Roman numerals were used to set up the system of numbering years in the Christian era. There is no Roman numeral for zero, and the year 1 A.D. was the year following 1 B.C. The first millennium began January 1, of year 1 and, if a millennium is defined to be 1000 years, it ended at the end of year 1000. The second millennium will not close until the end of year 2000.
Y2K is not truly a "millennium bug." The third millennium will not begin until January 1, 2001, unless we claim that either the first or second millennium covered only 999 years.
Year 2000 is just the year after 1999. This progression of years is rather natural to us. Unfortunately this progression of years does not exist in many computer applications. For years, well meaning programmers have been storing years in the two digit format of YY. As the years progress these computer systems see the years as 97, 98, 99, 00, 01 ... At first glance the use of two digit years doesn't seem to cause us any reason for alarm. We know that 00 should be 2000 and that it follows 1999. However computer applications that use two digits for year storage will not know the century. The years 1900, 2000, and 2100 will be stored as 00. When a computer application sorts by year then the year 00 will be before 99, therefore treating the year 00 as if it was 1900. Computer applications will also compute date calculations incorrectly when using two digit years. To illustrate this problem here is how computers may calculate an age in the year 2000, for someone who was born in 1945:2000 - 1945 = 55 00 - 45 =-45 in a signed 2 digit integer field 00 - 45 = 45 in an unsigned 2 digit integer fieldAs you can see from the example, this person's age in the year 2000 may be calculated to be 45 instead of 55. If you were born before 1950 you'll be able to say that you are younger than you really are!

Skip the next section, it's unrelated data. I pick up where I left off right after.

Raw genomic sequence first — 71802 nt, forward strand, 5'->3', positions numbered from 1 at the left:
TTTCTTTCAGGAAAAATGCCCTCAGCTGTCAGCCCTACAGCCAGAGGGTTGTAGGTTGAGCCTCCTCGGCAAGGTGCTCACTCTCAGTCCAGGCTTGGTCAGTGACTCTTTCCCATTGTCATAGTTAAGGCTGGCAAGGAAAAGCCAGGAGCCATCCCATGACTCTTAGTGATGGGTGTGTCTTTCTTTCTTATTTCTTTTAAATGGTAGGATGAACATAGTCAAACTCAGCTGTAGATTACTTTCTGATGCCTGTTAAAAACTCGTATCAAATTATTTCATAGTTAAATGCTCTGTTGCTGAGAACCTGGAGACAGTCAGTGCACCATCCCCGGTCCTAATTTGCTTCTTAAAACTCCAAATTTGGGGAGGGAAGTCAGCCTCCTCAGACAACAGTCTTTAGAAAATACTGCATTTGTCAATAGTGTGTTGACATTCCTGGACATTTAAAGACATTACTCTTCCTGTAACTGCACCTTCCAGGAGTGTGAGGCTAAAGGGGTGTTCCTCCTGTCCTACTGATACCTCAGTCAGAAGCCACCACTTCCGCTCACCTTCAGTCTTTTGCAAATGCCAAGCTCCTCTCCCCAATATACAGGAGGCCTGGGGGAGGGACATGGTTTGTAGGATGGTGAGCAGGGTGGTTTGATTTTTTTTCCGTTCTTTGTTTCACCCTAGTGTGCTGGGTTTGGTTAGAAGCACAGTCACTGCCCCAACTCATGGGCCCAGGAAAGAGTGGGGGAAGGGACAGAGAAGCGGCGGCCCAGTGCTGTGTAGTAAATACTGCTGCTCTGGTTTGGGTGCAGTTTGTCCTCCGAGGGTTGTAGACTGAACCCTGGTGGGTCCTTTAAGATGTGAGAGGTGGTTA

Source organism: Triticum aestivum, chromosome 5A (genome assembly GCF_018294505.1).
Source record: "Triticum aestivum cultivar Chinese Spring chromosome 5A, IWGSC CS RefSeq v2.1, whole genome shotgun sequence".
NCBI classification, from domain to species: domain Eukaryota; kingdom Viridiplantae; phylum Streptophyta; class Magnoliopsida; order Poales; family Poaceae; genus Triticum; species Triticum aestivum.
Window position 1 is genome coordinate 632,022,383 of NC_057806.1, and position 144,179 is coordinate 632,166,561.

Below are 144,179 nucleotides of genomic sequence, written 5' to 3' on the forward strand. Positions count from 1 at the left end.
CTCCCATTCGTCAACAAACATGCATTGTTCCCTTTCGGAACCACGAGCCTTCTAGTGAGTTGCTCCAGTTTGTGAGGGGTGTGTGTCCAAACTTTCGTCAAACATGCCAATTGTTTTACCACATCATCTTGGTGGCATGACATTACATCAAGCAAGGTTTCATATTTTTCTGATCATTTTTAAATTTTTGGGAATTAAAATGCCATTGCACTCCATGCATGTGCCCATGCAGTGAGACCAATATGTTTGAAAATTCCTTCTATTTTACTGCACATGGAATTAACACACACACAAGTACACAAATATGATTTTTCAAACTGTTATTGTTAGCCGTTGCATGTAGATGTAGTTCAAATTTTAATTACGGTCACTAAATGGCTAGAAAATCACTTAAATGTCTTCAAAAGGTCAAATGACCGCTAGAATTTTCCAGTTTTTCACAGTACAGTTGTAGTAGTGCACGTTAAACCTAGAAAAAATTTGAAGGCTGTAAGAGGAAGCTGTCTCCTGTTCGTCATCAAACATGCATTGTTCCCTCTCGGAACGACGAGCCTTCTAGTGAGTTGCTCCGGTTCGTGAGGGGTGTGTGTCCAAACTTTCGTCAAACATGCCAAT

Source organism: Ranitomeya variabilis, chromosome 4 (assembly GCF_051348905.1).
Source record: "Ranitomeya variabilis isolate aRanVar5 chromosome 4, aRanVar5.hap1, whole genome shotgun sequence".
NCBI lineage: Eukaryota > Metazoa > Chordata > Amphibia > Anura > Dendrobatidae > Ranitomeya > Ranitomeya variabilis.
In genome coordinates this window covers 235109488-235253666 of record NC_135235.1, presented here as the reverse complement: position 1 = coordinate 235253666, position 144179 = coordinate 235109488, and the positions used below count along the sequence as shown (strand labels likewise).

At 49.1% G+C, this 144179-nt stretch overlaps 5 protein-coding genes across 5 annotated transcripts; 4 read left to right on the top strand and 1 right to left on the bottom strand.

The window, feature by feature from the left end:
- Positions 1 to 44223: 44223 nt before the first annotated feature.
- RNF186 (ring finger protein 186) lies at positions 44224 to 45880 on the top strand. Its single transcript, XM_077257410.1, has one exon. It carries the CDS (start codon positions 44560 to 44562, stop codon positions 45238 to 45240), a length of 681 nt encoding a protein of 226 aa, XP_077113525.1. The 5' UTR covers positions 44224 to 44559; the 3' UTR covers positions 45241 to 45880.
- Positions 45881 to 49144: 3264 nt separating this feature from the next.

Just imagine how inventory items with an expiration date of 00 or beyond will be handled by automatic inventory systems. Will the inventory system in the 90's flag the new item as old and automatically create an order for a another item? That could be very expensive.
Another problem with the year 00 is that an application may reject the year. That may really sound goofy, but many systems have been written so that if the year is zero then prompt for the year again.
You may have heard that this is a mainframe problem only. That's not true! This problem exists in any computer system, computer application, or computerized hardware that uses two digits for the year. I wonder if the security system to our building will let me in on January 1, 2000.
You may also be thinking that you don't have to worry about this problem, yet. Wrong! If you do any kind of date projections with your computer systems, such as, calculate expected date of graduation. Then you will have year 2000 problems before the year 2000 is here.
You may also be thinking that you'll just buy the year 2000 compliant version of your software. Then you should contact your vendor and ask them if their software is year 2000 compliant. Hopefully they have plans underway to be year 2000 compliant.
Do you receive data from other sources outside of your area? Does this information contain dates? Do you know how they are planning on implementing changes for the year 2000? Will their changes effect your system?
Don't wait. Find out how your systems process dates.
CIS Year 2000 Team Leader
Computing and Information Services
Texas A&M University
Here are two excellent sites from CNET on this subject:
Thanks to The Internet Tourbus for providing the following links -
Free testing, diagnosis, and patch resources:
More Y2K information:
The Cassandra Project
Understand Y2K in 5 Steps
The Y2K Watch
Y2K MEDIA WATCH